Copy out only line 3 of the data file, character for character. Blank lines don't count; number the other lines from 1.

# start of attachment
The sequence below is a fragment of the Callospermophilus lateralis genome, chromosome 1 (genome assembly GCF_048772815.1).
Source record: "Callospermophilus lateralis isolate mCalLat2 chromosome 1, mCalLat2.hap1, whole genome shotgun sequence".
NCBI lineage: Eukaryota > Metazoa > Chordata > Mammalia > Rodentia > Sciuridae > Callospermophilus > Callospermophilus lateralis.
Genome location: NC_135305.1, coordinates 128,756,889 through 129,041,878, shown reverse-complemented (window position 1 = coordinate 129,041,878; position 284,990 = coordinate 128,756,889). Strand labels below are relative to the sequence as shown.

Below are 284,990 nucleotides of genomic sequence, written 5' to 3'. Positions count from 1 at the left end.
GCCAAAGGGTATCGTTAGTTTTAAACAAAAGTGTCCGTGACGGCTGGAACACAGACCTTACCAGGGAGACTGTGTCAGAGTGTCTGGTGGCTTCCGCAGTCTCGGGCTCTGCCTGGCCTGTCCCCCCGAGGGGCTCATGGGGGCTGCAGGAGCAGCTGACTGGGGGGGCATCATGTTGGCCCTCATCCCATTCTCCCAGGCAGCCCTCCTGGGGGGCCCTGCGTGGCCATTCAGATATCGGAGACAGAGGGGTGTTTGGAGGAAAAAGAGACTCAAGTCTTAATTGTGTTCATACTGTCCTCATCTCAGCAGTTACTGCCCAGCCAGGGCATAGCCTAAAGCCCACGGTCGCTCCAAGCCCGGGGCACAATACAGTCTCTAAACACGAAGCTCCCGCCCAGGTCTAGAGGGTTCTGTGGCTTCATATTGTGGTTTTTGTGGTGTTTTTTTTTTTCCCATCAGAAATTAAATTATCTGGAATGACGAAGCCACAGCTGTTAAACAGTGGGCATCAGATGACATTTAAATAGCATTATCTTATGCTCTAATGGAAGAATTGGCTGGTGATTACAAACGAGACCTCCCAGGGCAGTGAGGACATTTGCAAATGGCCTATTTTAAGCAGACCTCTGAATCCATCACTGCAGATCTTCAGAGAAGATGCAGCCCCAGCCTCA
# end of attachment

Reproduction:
NCBI lineage: Eukaryota > Metazoa > Chordata > Mammalia > Rodentia > Sciuridae > Callospermophilus > Callospermophilus lateralis.